How to Hit Revenue GoalsJuly 1, 2014 By: Kristen Santoro
“We don’t improve service in general, we improve service in specifics,” said Jim Sullivan, CEO and Founder of Sullivision.com who has over 20 years' experience in the hospitality industry.
To improve service and reach revenue goals, Sullivan utilizes two specific methods to measure productivity and improvement - Lag Measures and Lead Measures. Lead Measures target the new behaviors that will drive success on the Lag Measures.
Lag Measures – the performance that produced them is all in the past (i.e. P&L reports tell you what happened in the past).
Lead Measures - the most important things the team must do every shift to reach your ultimate goal.
“If you operate solely from the whirlwind you are never going to progress,” said Sullivan. Therefore, when determining what your Lead Measures are you need to ask yourself this one question in reference to that goal – From A to B by when?
Sullivan broke this concept down in order to make it applicable to each individual day, shift or hour your venue operates. For example, let’s say you want to increase sales by $120,000 in the next 12 months. This is a significant amount. “But that’s only $30,000 a quarter,” says Sullivan, which equates to only $10,000 a month or $178 dollars a shift; considering you have 2 shifts a day, 14 shifts a week equating to 56 shifts a month. This $178 a shift then turns into approximately $19.77 per hour.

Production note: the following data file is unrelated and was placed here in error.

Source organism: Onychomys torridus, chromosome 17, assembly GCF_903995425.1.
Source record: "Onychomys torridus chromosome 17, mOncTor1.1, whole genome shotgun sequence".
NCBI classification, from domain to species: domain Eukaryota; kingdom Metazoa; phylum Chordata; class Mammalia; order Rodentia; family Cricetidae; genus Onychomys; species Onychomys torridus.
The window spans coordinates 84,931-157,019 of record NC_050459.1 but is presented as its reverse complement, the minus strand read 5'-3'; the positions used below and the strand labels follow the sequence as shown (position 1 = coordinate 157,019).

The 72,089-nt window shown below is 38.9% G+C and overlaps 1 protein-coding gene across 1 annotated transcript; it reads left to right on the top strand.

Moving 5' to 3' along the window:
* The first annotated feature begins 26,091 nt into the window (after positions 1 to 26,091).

How many repeat visits is that? How many burgers is that? Breaking it down into smaller more manageable increments makes a daunting task obtainable. It also allows you to easily track from A to B by when every day. “If you don’t hit your daily goal then you need to add it to the next day,” says Sullivan, to make sure that you stay on track.
Sullivan also encourages owners to communicate these numbers and goals to their team members. Does everyone understand them for each individual shifts? “People will do what you encourage them to do. Not what you nag them to do,” he explained. However, in 12 months, $120,000 more in sales is another $18,000 in tips.
Now, that’s encouragement if you ask me.